non-incandescent lighting.

Don't let the needs of sick and disabled people be ignored - go to the
Campaign Page to see how you can help
(A lot of it apart from the top is in English)

Email sent to European Parliamentarians: low energy light bulbs Options  i.e.
* * *
Tony writes:
Reference Tom Kindlons article on light bulbs I believe members would
be interested in the article below. This article is on Russ Andrews
website. Russ probably knows more about mains electricity in the UK
than any other person

Regards Tony

How green are low energy bulbs?

The EU has ruled that ordinary 40W / 60W / 100W incandescent lamps
will be banned from 2012. The decree is that domestic lights will be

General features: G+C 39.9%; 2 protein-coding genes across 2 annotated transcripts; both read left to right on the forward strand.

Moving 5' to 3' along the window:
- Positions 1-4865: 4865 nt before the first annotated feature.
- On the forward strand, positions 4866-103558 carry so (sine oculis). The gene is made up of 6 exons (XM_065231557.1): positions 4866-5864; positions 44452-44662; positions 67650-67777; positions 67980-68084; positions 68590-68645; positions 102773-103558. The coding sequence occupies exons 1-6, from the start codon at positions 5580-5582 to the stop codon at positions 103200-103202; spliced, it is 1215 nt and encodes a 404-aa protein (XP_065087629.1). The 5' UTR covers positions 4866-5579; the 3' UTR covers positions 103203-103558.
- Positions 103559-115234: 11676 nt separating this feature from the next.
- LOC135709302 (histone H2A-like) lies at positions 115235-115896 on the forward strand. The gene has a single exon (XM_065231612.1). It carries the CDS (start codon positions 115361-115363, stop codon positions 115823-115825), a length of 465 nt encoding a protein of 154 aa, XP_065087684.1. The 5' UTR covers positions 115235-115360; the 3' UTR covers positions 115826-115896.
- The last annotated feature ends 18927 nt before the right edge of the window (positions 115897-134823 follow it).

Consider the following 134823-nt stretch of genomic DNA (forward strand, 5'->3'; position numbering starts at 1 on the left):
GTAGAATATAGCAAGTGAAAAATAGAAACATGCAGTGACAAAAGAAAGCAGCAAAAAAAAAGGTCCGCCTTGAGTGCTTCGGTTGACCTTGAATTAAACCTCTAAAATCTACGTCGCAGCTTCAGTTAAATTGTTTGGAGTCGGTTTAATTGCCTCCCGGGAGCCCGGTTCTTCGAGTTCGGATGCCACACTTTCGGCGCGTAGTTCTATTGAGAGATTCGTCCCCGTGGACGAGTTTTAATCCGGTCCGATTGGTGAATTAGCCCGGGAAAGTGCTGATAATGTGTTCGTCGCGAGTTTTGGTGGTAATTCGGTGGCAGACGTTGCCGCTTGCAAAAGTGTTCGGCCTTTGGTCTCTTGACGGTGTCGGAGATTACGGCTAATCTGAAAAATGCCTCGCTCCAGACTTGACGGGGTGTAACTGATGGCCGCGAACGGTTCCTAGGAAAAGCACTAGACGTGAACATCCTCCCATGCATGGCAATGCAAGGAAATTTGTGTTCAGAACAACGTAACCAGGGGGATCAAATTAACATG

replaced with 'energy saving' lightbulbs (or, more correctly 'compact
fluorescent lamps' or CFLs) in the interest of energy saving and
reducing our carbon footprint. It is claimed that these CFLs use 25%
of the energy and last eight times as long as the equivalent
incandescent lamps – and so will help "save the planet".

To understand more, some key things to know about are apparent power,
real power and the power factor. Apparent power is the amount of
energy an electricity company needs to supply to produce the real
power required by a component or a piece of equipment. Electrical
equipment where the apparent power is the same as the real power has a
power factor of 1. If a piece of equipment requires more apparent
power to produce the real power, it has a power factor of less than 1.
It doesn't take a genius to work out that equipment with a power
factor nearer 0 is not as 'green' or 'environmentally sensitive' as an
electrical component with a power factor nearer 1.

Knowing this, I've tested several CFLs with surprising results: taking
a sample 60W light bulb as a reference against the equivalent 13W CFL,
the CFL used more than twice as much apparent power as real power.